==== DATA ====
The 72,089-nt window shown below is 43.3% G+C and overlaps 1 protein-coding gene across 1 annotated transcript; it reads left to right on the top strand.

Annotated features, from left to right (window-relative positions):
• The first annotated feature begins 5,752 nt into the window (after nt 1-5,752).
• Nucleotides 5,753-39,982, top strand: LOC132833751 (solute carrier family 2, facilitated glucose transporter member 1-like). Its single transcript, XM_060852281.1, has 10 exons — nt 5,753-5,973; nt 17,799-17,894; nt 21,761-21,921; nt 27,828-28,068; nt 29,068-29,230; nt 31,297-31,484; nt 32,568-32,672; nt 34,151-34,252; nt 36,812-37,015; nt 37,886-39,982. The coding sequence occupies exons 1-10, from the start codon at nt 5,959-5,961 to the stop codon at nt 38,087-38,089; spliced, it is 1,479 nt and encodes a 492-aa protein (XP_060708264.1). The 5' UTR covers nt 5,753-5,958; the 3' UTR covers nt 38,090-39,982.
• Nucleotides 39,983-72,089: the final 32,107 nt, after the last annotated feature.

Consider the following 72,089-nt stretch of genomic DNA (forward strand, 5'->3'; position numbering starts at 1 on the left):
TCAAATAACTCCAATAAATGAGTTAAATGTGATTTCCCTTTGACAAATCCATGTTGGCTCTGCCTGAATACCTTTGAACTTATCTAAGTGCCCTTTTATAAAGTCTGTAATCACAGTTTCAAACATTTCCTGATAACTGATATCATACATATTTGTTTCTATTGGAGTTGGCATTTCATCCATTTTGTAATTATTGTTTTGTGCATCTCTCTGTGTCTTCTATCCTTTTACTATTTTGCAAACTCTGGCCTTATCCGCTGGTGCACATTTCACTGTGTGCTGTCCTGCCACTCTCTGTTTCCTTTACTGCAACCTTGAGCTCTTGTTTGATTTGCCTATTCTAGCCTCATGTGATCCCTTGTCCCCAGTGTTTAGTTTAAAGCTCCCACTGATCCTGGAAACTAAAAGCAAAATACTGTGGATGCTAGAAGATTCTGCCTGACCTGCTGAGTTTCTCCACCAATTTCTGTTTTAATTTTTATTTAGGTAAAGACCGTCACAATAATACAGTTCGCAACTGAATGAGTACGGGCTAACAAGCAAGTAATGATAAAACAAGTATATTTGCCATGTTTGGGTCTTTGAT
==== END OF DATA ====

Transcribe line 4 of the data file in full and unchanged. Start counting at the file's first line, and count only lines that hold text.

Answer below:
• Nucleotides 5,753-39,982, top strand: LOC132833751 (solute carrier family 2, facilitated glucose transporter member 1-like). Its single transcript, XM_060852281.1, has 10 exons — nt 5,753-5,973; nt 17,799-17,894; nt 21,761-21,921; nt 27,828-28,068; nt 29,068-29,230; nt 31,297-31,484; nt 32,568-32,672; nt 34,151-34,252; nt 36,812-37,015; nt 37,886-39,982. The coding sequence occupies exons 1-10, from the start codon at nt 5,959-5,961 to the stop codon at nt 38,087-38,089; spliced, it is 1,479 nt and encodes a 492-aa protein (XP_060708264.1). The 5' UTR covers nt 5,753-5,958; the 3' UTR covers nt 38,090-39,982.